What Food Pantries Need This Summer: MM#3

Did you know that summers are the hardest season for community food pantries? Donations run high during the holiday season (Thanksgiving through Christmas) with another surge during Lent and Easter. It’s wonderful to see Christians celebrating the birth and resurrection of our Savior by “feeding his sheep.” Sadly, donations fall just as the need for food rises each summer.

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4 Steps to Overcome Decision Paralysis

How many times have you been unable to make a simple decision?

It’s not that you were tired, hungry, cranky, or otherwise indisposed. You were just frozen, unable to choose between a variety of options. We have all been there.

The source of decision paralysis lies in anxiety! The best ways I have found to conquer decision paralysis are through changing a few negative thinking habits, and harnessing my little wins for future success.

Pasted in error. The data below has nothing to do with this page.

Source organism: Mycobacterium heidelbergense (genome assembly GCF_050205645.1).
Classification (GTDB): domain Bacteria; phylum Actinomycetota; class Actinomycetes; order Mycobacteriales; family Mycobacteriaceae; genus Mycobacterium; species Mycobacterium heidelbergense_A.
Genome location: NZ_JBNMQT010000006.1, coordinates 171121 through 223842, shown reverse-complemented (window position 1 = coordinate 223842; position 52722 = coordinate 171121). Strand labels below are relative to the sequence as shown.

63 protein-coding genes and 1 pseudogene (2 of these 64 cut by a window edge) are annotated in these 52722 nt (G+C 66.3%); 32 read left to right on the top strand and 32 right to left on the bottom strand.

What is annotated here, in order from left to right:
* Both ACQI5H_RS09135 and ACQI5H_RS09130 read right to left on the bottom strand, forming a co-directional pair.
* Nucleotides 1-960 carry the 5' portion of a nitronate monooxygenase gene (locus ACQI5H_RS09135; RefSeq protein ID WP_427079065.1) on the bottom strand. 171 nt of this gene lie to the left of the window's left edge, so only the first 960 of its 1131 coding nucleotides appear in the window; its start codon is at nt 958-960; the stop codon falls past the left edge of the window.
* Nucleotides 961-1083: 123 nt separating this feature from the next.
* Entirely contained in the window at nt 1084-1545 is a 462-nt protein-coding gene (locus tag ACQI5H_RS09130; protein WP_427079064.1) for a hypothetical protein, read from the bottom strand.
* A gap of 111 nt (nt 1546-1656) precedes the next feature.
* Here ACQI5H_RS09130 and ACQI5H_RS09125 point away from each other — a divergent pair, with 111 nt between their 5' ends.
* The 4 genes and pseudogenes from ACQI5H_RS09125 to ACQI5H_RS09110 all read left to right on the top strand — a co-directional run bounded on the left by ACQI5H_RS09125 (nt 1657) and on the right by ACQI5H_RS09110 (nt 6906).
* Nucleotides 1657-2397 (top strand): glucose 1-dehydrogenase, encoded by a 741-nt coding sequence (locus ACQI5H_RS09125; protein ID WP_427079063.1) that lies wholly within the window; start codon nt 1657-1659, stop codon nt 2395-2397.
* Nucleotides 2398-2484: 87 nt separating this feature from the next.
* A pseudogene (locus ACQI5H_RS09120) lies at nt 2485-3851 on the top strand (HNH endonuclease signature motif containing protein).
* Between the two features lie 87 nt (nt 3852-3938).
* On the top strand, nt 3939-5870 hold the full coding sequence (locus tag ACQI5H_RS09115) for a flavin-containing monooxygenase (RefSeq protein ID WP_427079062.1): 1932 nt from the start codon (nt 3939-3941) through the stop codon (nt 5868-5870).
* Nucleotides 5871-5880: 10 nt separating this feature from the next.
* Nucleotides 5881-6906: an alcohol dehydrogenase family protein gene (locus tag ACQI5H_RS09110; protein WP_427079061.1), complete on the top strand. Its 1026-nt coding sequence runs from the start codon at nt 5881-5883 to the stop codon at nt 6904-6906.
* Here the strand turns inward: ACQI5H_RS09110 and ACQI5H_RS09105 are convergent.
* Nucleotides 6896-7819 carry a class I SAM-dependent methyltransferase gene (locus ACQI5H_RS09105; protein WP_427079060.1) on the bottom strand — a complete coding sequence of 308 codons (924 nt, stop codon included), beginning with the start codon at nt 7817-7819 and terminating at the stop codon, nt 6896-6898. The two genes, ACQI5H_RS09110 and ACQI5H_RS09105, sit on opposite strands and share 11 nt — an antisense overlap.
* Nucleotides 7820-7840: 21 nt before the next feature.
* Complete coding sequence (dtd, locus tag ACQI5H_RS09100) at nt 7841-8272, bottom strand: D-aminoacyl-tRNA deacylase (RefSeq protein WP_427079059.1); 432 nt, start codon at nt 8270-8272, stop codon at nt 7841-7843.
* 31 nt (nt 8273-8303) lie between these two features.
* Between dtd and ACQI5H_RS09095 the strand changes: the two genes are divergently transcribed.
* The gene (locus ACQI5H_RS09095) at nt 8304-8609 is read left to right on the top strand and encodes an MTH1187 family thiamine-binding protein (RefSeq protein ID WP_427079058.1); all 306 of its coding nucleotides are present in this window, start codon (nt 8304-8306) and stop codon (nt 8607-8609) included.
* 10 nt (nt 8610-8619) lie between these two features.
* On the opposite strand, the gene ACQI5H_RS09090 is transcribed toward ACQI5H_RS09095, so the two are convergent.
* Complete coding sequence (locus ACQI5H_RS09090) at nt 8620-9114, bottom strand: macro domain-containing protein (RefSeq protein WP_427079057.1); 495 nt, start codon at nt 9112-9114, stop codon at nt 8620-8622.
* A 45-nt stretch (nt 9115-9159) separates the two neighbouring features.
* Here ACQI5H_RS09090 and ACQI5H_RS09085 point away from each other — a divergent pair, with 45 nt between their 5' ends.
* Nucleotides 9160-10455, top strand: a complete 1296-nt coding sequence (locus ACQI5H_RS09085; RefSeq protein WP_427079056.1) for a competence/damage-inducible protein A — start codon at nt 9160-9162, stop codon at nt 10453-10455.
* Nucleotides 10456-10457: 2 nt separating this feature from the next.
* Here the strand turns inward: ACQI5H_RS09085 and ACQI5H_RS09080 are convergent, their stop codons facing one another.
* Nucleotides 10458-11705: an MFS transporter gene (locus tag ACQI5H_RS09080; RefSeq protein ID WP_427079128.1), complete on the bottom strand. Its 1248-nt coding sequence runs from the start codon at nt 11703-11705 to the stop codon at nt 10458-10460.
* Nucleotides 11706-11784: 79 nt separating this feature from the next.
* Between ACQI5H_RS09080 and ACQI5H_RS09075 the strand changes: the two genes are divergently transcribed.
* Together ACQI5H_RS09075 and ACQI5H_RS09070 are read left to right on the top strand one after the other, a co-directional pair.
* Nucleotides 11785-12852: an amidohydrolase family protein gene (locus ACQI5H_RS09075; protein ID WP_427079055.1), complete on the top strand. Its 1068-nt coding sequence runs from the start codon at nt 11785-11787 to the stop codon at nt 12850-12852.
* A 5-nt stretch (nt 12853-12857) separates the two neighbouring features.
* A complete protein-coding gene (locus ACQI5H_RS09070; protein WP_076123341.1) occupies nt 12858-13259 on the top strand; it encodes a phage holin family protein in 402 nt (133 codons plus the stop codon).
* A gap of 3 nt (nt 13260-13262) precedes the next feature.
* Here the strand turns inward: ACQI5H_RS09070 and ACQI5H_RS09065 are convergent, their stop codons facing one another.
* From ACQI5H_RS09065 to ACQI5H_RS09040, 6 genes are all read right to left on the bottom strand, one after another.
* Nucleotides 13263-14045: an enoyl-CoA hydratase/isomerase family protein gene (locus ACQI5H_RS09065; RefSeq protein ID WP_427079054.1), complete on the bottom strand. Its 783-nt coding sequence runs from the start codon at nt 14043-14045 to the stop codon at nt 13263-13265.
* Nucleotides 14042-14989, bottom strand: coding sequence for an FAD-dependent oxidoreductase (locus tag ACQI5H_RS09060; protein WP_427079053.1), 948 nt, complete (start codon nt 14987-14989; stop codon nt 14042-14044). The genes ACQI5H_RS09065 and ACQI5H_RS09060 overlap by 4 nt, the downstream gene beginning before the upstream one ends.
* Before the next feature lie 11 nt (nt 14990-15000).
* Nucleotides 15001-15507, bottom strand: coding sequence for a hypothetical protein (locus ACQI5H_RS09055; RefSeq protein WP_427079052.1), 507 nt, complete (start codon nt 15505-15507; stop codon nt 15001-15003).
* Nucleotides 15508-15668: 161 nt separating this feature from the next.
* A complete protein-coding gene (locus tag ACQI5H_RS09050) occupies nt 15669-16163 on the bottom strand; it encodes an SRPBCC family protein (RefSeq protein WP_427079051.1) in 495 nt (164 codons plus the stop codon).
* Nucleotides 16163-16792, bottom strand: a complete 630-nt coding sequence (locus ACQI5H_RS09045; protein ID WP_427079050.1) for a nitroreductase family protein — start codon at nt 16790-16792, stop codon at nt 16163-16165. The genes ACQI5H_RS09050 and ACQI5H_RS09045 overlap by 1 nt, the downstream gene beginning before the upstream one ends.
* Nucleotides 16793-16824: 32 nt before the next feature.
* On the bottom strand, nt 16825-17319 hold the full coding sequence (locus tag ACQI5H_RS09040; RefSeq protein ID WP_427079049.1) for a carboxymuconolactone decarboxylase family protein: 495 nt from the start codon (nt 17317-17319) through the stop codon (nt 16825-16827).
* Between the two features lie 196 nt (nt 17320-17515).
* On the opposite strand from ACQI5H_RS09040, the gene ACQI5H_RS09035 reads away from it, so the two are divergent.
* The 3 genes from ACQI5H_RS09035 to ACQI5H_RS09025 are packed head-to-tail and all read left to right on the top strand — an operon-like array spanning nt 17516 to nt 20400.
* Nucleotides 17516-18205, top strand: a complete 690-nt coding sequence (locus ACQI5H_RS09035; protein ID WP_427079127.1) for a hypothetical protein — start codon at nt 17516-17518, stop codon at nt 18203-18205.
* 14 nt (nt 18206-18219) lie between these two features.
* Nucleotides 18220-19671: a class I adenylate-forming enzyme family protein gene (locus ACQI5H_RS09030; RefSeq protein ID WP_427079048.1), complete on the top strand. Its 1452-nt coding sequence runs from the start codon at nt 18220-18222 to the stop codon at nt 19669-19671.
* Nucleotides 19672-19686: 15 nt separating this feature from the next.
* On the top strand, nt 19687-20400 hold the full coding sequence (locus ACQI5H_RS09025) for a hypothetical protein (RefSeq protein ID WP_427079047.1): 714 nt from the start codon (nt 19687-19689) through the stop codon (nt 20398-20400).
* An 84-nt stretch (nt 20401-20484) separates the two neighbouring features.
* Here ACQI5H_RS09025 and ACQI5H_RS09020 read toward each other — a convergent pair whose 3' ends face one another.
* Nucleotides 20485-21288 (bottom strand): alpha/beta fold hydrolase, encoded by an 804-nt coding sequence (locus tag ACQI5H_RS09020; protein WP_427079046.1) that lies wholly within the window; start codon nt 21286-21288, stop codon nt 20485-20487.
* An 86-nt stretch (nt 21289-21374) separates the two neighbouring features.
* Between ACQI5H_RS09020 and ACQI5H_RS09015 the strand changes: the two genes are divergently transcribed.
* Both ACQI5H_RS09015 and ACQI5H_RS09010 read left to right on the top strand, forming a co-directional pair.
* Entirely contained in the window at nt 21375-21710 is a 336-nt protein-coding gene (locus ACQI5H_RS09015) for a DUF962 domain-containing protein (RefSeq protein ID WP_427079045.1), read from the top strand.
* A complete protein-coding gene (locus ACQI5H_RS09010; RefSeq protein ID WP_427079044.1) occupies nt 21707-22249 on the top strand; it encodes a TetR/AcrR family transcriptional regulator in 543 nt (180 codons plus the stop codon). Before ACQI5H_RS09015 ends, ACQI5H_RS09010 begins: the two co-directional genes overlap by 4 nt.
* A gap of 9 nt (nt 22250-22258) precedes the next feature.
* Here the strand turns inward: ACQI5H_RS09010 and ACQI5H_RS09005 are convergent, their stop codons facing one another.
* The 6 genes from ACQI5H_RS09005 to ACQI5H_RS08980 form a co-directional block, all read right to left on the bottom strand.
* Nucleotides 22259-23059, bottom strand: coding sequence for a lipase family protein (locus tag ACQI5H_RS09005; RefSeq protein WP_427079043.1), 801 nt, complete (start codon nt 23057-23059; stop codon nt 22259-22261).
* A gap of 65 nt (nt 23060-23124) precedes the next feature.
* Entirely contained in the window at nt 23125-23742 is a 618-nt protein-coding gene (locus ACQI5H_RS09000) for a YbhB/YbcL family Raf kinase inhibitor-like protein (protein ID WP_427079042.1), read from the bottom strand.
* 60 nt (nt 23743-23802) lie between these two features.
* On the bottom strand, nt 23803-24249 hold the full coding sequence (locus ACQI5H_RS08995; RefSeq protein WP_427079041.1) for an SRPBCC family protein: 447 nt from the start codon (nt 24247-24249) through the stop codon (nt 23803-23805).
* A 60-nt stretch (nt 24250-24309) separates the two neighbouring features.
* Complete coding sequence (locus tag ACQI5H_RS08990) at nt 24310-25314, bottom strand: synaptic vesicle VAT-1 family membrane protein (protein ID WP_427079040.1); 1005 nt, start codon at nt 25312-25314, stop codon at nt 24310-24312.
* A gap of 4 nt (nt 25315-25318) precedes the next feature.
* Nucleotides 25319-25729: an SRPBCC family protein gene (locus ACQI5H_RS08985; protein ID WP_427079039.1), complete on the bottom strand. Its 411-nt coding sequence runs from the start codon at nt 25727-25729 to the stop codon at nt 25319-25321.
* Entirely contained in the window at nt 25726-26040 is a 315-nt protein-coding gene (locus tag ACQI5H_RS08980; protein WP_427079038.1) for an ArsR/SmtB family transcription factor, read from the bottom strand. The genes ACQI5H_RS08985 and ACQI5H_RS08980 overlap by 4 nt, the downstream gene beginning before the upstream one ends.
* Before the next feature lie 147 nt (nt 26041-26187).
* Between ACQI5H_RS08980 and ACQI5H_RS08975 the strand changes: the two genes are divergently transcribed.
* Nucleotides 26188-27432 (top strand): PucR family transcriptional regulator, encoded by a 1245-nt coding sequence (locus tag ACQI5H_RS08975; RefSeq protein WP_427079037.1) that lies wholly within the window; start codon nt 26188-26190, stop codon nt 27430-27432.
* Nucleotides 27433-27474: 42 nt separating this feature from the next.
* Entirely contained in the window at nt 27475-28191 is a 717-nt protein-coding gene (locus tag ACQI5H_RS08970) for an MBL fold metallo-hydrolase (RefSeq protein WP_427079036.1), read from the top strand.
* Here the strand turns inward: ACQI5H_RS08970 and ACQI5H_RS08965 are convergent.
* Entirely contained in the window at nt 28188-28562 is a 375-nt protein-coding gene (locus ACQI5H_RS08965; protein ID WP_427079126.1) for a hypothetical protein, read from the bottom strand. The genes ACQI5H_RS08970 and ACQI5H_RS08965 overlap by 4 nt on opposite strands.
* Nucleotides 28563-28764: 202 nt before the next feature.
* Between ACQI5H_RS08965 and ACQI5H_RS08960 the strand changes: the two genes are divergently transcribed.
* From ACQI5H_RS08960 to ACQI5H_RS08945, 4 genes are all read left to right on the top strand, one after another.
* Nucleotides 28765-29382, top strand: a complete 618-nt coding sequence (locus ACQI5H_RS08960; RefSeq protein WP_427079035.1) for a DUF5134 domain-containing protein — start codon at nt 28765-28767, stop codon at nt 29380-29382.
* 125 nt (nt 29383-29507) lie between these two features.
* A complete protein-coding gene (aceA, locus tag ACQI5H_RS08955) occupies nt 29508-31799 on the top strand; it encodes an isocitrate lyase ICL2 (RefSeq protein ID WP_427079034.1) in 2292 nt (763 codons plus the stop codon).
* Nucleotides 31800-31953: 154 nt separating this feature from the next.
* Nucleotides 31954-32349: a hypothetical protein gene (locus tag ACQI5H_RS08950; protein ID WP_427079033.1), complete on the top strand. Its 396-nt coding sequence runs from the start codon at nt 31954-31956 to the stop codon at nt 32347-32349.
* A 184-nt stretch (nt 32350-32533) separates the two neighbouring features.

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5 Facebook Groups for Christian Moms


If you’re still using Facebook as a giant time suck (hello, pictures of old college roommate’s cat) then you’re missing out. Private groups on Facebook are the 21st century way to fellowship with vast amounts of moms, who are only a click away! Build up the body of Christ online.

H/T to Lis Luwia of Catholic Mommy Blogs for first compiling The Ultimate Guide to Catholic Facebook Groups, with over 30 groups listed. Check it out!